Dhalluin is clearly not greatly at ease being interviewed, but he smiles broadly when asked which aspect of the job gives him the most satisfaction. ‘The same aspect as for 30 years! Each year I love to follow the whole process from the vineyard to the final product, which I hope will be an outstanding and constantly improving wine. What I’m saying is that it’s the wine that counts, and producing the best wine possible is centre stage of everything I do. In practice that means that during harvest I’m here all the time, talking every day to our vineyard managers, helping to organise the harvest, and tasting the fermentation vats. Remember we have 700 harvesters here. If we wanted to, we could pick the whole of Mouton in four days. With this immense force at our disposal, I find I’m like a general deploying his troops. My job is being the managing director of our various estates, but my passion is the wine in the glass.’

The wine critics of the world are also monitoring the wine in the glass, Mouton especially, and Dhalluin is under pressure to maintain and, if possible, improve the quality. ‘I’ve instigated changes that may not have an immediate impact on wine quality, but which will certainly do so in the long term. Apart from the building projects and the replanting programme, I’d say it’s the stricter selection at our properties, including Mouton. There we have a lot of centenarian vines, and the average age is over 50 years. But we practice complantation, so there are many young vines inside the oldest plots. Since 2004 all vines younger than 15 years have been marked and picked separately. So in effect we have two harvests at Mouton. As yet the young-vine lots have never made it into the Mouton blend, although it could happen in theory. What this means in practice is that the volume of Mouton has diminished. It’s not a marketing strategy, but a way to ensure that only the very finest lots end up in the blend. And the technical developments haven’t been negligible. We’ve eliminated all pumping at Armailhac, and the new winery at Clerc-Milon is gravity-operated.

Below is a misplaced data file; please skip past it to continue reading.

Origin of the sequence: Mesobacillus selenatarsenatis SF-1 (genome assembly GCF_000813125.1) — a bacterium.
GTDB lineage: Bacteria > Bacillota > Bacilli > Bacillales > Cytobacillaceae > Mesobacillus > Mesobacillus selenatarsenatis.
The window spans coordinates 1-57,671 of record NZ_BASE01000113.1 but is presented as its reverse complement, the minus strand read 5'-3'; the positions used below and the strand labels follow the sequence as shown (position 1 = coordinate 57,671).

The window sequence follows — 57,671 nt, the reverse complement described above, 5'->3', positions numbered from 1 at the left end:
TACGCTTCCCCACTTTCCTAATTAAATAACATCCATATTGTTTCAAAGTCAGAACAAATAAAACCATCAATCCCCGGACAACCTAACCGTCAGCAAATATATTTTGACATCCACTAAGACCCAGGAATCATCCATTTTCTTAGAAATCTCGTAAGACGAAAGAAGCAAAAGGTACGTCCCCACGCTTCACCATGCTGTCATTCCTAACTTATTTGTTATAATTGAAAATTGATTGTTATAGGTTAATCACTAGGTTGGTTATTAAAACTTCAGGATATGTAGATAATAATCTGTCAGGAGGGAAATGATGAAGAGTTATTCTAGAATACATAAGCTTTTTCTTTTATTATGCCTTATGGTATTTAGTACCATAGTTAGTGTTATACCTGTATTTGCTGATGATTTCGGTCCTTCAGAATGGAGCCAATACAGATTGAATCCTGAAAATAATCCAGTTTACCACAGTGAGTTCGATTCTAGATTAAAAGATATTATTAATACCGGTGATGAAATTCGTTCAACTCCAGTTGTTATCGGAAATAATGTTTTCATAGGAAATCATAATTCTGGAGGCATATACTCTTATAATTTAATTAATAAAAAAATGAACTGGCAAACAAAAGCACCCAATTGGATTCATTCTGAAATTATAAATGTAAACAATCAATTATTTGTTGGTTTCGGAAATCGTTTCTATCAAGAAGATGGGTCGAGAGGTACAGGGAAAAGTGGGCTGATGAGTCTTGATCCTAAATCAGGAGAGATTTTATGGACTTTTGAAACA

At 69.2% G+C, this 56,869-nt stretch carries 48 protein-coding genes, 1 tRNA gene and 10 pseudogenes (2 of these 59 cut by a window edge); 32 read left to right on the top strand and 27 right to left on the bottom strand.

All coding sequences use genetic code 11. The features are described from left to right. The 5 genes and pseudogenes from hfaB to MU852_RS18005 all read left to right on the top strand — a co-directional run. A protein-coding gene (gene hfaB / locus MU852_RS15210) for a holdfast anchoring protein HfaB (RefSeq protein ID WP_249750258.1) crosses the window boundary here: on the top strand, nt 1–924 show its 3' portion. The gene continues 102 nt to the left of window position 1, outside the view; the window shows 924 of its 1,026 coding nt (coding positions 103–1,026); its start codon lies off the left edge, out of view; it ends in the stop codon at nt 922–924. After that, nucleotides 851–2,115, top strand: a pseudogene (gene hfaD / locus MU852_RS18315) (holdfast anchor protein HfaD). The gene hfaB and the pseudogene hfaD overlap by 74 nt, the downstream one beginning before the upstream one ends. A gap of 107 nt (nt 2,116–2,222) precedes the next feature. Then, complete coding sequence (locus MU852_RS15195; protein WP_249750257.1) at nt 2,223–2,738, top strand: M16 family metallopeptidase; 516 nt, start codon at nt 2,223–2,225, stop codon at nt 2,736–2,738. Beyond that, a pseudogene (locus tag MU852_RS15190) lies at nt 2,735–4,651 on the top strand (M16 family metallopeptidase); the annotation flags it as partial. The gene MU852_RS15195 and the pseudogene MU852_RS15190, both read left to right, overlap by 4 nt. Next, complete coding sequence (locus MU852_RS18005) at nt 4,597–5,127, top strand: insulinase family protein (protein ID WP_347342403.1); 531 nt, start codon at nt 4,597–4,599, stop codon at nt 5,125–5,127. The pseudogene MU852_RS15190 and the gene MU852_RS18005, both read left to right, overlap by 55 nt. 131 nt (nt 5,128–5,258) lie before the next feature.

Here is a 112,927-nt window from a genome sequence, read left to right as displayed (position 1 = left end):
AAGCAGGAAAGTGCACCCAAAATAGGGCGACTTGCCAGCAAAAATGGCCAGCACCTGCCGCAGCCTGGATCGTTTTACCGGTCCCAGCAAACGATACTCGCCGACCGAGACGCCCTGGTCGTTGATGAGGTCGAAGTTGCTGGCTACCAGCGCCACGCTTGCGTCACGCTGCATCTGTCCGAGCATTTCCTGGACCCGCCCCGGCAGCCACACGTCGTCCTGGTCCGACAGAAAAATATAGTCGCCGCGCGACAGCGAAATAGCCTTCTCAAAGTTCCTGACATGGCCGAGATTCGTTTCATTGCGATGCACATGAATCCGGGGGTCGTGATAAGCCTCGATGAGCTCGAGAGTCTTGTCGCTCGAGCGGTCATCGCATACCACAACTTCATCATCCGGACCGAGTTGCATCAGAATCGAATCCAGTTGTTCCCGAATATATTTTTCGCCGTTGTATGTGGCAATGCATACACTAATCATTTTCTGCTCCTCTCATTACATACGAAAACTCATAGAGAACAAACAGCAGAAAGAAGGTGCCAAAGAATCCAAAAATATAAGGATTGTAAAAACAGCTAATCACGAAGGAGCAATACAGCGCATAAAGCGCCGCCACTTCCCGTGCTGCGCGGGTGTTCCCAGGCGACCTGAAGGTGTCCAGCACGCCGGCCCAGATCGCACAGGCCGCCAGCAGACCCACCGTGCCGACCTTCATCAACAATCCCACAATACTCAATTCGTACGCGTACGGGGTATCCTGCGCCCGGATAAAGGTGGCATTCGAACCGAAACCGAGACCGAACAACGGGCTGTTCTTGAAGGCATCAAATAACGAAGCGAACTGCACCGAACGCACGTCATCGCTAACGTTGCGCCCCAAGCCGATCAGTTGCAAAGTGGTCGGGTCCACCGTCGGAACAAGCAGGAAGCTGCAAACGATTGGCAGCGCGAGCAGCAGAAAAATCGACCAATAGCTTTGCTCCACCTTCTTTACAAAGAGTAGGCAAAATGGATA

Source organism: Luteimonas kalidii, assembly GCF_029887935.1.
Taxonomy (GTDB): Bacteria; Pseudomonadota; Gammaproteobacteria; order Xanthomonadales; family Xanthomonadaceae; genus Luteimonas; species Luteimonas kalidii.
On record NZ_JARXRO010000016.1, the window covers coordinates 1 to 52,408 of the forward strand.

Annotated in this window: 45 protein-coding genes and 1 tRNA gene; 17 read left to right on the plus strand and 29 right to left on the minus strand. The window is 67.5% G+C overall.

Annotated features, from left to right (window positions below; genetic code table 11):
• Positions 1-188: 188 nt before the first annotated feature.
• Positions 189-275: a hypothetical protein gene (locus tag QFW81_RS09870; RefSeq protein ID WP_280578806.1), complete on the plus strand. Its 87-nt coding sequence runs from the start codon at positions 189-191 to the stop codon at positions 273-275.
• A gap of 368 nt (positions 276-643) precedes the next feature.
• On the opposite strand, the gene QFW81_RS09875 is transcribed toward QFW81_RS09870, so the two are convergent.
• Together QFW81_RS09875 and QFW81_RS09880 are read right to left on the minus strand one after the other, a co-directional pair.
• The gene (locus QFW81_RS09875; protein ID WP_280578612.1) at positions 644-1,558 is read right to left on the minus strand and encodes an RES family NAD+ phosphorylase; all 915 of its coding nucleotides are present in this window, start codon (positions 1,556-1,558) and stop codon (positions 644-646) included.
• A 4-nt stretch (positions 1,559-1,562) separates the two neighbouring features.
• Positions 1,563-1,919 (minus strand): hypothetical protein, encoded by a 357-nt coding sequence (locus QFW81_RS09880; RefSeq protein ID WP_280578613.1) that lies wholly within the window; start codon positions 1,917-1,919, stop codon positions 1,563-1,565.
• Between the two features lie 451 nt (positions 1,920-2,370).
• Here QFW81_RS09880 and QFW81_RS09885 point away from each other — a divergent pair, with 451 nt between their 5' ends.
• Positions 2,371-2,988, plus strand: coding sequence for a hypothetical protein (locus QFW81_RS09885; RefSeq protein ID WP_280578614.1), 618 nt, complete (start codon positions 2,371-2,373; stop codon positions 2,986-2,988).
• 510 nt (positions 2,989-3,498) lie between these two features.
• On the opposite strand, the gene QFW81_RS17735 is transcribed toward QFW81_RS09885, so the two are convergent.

‘Now we’re turning our attention to Mouton. It’s still very much a work in progress, so I can’t go into great detail, but, for example, we are installing many smaller tanks so as to have more parcel selections. That means we will have more lots to work with at blending. And once we’ve dealt with Mouton we’ll turn our attention to Armailhac!’